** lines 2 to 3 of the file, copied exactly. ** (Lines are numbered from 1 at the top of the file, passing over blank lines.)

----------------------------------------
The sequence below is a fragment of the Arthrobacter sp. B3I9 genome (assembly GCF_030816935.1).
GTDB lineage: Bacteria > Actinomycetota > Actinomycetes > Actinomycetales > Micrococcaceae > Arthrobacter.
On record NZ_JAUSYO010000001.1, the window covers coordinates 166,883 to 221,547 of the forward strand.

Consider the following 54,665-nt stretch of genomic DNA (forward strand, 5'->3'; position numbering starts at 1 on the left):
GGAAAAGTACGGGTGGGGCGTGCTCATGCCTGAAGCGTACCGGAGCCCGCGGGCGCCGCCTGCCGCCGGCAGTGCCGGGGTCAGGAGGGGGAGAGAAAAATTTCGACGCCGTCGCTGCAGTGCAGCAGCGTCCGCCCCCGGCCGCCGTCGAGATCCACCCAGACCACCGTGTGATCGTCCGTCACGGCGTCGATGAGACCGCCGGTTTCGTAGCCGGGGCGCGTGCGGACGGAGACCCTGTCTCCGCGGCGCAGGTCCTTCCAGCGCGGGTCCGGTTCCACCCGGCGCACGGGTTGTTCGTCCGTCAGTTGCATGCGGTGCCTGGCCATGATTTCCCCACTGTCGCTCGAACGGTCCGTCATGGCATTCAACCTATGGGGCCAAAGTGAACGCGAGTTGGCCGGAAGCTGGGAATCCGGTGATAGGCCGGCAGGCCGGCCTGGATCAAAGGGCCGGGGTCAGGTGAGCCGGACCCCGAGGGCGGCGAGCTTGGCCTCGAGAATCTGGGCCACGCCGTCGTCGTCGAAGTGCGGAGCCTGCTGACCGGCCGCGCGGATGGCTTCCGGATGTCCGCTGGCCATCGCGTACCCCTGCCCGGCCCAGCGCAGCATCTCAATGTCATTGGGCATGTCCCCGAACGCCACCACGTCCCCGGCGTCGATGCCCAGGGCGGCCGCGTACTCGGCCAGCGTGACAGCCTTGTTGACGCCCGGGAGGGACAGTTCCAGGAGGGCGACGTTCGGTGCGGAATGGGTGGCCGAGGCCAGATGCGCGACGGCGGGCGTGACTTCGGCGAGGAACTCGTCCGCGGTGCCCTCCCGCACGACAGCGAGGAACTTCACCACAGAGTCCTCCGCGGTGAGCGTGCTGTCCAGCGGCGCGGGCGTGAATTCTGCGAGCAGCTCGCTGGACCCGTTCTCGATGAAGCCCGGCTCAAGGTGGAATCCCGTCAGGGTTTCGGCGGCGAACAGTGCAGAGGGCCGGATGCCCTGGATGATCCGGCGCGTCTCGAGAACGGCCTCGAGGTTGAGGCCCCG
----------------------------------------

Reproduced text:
GTDB lineage: Bacteria > Actinomycetota > Actinomycetes > Actinomycetales > Micrococcaceae > Arthrobacter.
On record NZ_JAUSYO010000001.1, the window covers coordinates 166,883 to 221,547 of the forward strand.